So what’s different? Someone *lives* in an ADU, and because it’s a renter, and the rent is naturally low, that someone, de facto, couldn’t afford to buy in the neighborhood, or to rent an entire house there. Therefore one must surmise that the opposition is not to the unit, but to its purpose, and specifically, to its inhabitant. (It is hard to imagine that there would be, for instance, hellbent opposition to a social movement that called for people who could afford it to house their elderly relatives in ADUs on their property.)
It’s not NIMBY, it’s KOTRR (keep out the riff-raff.)
We should not be looking at this in isolation from other impacts.
Houston may have lower housing costs, but the city is a sprawling mess, that is so amorphous that it essentially requires residents to drive everywhere and commute long distances.
Tokyo has the most incredible transit system I have ever experienced. They also have protections for some of the ancient homes and there is a respect for history and culture inherent in the residents that a property owner is less likely to make the abuses that strict-for-profit, disposable construction developers in the U.S. It is a cultural thing – that there are more important things than converting all of our history into dollar signs.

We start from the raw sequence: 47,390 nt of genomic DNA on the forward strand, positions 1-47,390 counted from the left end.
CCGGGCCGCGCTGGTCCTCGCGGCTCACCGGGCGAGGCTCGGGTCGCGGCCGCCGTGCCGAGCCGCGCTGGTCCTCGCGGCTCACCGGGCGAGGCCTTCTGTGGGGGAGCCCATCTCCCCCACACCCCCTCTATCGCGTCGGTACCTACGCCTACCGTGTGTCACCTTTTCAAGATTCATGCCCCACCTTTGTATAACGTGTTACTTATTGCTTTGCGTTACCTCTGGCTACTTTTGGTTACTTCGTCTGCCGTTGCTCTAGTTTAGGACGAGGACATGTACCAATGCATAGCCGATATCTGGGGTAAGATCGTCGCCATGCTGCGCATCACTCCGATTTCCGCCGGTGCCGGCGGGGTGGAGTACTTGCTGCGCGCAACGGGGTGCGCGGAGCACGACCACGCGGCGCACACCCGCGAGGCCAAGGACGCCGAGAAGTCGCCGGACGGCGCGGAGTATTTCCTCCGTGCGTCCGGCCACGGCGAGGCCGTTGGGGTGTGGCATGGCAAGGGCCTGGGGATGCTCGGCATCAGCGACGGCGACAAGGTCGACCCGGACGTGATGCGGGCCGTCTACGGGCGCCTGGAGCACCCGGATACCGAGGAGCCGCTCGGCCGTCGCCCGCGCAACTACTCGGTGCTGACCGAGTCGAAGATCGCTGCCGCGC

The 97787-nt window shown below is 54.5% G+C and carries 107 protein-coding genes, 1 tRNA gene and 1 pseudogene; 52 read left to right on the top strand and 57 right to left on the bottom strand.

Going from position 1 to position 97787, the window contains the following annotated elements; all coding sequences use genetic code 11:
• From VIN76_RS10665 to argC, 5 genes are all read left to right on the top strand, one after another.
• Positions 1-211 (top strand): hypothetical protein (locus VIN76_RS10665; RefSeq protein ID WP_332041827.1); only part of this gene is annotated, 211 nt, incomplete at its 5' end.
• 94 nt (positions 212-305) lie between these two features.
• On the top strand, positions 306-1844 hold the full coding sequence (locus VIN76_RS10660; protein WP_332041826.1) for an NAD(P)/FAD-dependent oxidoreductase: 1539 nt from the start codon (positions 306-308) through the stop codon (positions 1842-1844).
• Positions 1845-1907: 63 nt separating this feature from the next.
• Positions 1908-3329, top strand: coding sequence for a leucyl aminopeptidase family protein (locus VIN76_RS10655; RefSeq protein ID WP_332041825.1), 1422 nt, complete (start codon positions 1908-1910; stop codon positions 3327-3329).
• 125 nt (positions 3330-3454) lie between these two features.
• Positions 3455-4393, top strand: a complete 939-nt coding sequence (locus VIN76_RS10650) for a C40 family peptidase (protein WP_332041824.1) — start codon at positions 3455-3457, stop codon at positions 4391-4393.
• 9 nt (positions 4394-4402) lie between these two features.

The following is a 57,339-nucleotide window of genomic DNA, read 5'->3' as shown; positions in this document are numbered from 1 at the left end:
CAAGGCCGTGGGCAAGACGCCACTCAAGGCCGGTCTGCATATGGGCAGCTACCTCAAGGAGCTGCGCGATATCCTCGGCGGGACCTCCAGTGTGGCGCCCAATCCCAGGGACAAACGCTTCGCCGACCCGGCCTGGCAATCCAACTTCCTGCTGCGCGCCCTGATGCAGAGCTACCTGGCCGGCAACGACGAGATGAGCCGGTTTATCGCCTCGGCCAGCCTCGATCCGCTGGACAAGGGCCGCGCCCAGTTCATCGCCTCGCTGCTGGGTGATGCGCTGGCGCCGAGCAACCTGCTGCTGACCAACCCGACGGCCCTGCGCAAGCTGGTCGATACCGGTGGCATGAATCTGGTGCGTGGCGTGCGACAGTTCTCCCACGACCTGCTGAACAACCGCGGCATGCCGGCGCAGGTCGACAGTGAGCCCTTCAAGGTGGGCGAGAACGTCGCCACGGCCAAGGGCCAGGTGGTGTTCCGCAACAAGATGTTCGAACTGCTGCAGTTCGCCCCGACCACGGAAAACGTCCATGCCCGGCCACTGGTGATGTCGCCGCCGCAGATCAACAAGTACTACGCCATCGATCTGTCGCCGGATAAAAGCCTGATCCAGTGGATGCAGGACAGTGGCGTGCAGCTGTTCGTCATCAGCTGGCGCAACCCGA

Chicago, too, has a very frequent AND EFFECTIVE transit system. They are currently experiencing pretty significant pressure to tear down 150 year old brick duplexes. Developers have an incentive to tear down these old buildings to create new three-flats. They lose hundreds of historic and beautiful old structures every year in the name of profit. Chicago has a very vibrant condo market, as well – something that Seattle lacks and which would provide much-needed ownership opportunity that we currently lack. One could easily create a new 3-flat condo building in Seattle inside the envelope of a large, old bungalow… but our Councilmembers are not interested.
The article appears to completely ignore the upward pressures on pricing that “building new” places on housing in Seattle. There is a very real and significant presence of “deep pockets” out-pricing folks that simply want a place to live, funded by corporate real estate interests and out-of-state investors. Treating housing as a commodity, rather than as a place for people to live, is likely the primary factor behind the rapid run-up of prices in Seattle. Adding this pressure to ADU/DADU seems unwise, which is a primary objection to the waiving of owner-occupancy.